Ultimately, a successful reinvention of identity on the web should make privacy and security easy; easy for end-users to understand, easy for relying parties to support, and easy for providers to implement. That means building bridges across technologies to support not only today’s internet users, but enabling access to an entirely new set of stakeholders across the globe who will finally have a seat at the table, such as those without access to the internet or readily available web infrastructure. As these technologies develop, we should continue to push for consolidation and simplicity to strike the elusive balance between security and convenience across the ecosystem for everyday users.

Where to from here?

Solving the challenges necessary to realize the future state of identity on the web will take a collective effort of vendor collaboration, standards contributions, practical implementations and education. In order to create adoption of this technology at scale, we should consider the following as concrete next steps we can all take to bring this vision to life:

Continue to drive development of bridging technologies that integrate well with existing identity solutions and provide a path to decentralized and portable identity

  • E.g. formalization of OIDC Credential Provider to extend existing IdPs

Empower users to exercise autonomy and sovereignty in selecting their service provider, as well as the ability to change providers and manage services over time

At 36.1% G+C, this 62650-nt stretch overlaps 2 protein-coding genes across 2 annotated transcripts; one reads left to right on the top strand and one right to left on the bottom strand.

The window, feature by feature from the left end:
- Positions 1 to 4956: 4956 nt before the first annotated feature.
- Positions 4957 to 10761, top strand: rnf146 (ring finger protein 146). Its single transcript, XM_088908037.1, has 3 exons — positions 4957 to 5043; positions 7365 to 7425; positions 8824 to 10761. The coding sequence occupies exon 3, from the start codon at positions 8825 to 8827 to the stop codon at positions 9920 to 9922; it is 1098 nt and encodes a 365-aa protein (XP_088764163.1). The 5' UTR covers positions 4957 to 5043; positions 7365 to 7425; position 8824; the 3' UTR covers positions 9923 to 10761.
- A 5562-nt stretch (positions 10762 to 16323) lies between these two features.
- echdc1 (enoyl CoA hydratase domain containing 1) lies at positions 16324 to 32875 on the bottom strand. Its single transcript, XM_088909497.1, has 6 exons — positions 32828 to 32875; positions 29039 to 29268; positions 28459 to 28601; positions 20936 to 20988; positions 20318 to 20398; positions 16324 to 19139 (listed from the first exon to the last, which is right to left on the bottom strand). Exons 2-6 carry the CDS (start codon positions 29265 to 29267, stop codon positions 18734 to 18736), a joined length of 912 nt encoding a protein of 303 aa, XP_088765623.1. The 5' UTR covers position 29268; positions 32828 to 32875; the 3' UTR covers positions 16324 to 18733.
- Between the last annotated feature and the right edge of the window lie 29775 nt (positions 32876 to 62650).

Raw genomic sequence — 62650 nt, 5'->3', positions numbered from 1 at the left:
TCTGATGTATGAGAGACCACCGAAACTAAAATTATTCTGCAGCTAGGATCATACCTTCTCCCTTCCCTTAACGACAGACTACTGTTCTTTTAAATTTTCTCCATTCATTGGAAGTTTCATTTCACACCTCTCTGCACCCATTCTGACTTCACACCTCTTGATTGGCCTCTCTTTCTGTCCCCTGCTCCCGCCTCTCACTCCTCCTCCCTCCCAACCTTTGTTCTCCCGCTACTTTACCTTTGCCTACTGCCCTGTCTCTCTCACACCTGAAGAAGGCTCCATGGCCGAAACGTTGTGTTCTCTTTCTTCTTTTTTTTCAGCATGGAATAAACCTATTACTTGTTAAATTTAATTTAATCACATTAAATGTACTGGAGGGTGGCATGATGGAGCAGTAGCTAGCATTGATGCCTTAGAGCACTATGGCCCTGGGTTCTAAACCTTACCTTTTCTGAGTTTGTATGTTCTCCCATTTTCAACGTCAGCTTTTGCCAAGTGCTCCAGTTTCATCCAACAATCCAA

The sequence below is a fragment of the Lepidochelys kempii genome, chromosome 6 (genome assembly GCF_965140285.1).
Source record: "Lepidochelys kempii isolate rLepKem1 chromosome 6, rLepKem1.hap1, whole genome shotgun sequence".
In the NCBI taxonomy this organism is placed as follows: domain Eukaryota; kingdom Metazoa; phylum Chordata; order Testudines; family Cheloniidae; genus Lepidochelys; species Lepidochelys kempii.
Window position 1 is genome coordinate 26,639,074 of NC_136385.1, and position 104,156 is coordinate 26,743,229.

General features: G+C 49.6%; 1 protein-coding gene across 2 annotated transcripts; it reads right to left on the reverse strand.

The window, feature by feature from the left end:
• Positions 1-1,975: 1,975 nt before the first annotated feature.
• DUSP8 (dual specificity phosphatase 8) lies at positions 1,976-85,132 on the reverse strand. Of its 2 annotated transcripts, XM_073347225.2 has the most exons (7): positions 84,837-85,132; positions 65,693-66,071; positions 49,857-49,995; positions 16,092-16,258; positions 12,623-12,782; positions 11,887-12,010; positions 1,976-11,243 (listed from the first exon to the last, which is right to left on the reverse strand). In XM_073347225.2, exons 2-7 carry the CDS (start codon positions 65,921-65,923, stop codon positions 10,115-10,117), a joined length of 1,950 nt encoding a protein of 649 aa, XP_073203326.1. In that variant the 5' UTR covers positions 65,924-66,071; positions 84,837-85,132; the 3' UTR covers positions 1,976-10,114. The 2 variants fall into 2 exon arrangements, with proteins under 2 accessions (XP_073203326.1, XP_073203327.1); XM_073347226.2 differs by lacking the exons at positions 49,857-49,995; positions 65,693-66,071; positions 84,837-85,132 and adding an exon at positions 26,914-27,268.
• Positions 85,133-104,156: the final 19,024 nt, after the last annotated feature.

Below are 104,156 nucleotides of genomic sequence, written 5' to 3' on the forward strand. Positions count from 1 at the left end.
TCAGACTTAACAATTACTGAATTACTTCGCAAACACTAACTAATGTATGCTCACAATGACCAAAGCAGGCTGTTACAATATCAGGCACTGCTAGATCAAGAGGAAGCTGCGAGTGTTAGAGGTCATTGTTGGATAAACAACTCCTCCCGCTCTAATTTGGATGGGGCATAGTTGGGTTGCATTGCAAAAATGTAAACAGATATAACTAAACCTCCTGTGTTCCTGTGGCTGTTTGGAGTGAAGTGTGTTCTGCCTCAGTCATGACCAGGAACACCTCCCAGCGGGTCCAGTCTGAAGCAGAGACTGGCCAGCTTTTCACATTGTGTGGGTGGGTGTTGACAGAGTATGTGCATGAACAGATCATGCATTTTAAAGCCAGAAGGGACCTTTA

• E.g. selection mechanisms introduced by SIOP and WebID

Adopt a holistic approach to building solutions that recognizes the role of browser-mediated interactions in preserving user privacy

  • E.g. newer browser developments such as CHAPI and WebID

Build solutions that make as few assumptions as necessary in order to support different types of deployment environments that show up in real-world use cases

  • E.g. evolution of SIOP as well as supporting web and native wallets

**Ensure that the development of decentralized digital identity supports the variety and diversity of data that may be managed by users in the future, whether that data be identity-related or otherwise. **

Taking these steps will help to ensure that the identity technologies we build to support the digital infrastructure of tomorrow will avoid perpetuating the inequalities and accessibility barriers we face today. By doing our part to collaborate and contribute to solutions that work for everybody, building bridges rather than building siloes, we can create a paradigm shift that has longevity and resilience far into the future. We hope you join us.